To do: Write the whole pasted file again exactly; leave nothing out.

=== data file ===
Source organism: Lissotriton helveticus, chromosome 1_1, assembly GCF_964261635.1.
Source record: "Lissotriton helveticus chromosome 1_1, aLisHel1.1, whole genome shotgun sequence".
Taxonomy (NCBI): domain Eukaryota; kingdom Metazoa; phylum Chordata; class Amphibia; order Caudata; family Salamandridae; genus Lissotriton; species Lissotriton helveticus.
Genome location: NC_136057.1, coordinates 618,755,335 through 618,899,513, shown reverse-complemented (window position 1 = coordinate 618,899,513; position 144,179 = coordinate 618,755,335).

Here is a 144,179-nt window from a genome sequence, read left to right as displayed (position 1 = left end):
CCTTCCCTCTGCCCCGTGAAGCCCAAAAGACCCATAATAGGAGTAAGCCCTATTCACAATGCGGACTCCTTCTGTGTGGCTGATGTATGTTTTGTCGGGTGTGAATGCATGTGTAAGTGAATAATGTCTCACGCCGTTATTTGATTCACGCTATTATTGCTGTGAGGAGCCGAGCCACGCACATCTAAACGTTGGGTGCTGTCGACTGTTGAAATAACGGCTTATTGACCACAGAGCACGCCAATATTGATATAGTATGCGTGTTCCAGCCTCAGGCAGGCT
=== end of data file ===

Source organism: Lissotriton helveticus, chromosome 1_1, assembly GCF_964261635.1.
Source record: "Lissotriton helveticus chromosome 1_1, aLisHel1.1, whole genome shotgun sequence".
Taxonomy (NCBI): domain Eukaryota; kingdom Metazoa; phylum Chordata; class Amphibia; order Caudata; family Salamandridae; genus Lissotriton; species Lissotriton helveticus.
Genome location: NC_136057.1, coordinates 618,755,335 through 618,899,513, shown reverse-complemented (window position 1 = coordinate 618,899,513; position 144,179 = coordinate 618,755,335).

Here is a 144,179-nt window from a genome sequence, read left to right as displayed (position 1 = left end):
CCTTCCCTCTGCCCCGTGAAGCCCAAAAGACCCATAATAGGAGTAAGCCCTATTCACAATGCGGACTCCTTCTGTGTGGCTGATGTATGTTTTGTCGGGTGTGAATGCATGTGTAAGTGAATAATGTCTCACGCCGTTATTTGATTCACGCTATTATTGCTGTGAGGAGCCGAGCCACGCACATCTAAACGTTGGGTGCTGTCGACTGTTGAAATAACGGCTTATTGACCACAGAGCACGCCAATATTGATATAGTATGCGTGTTCCAGCCTCAGGCAGGCT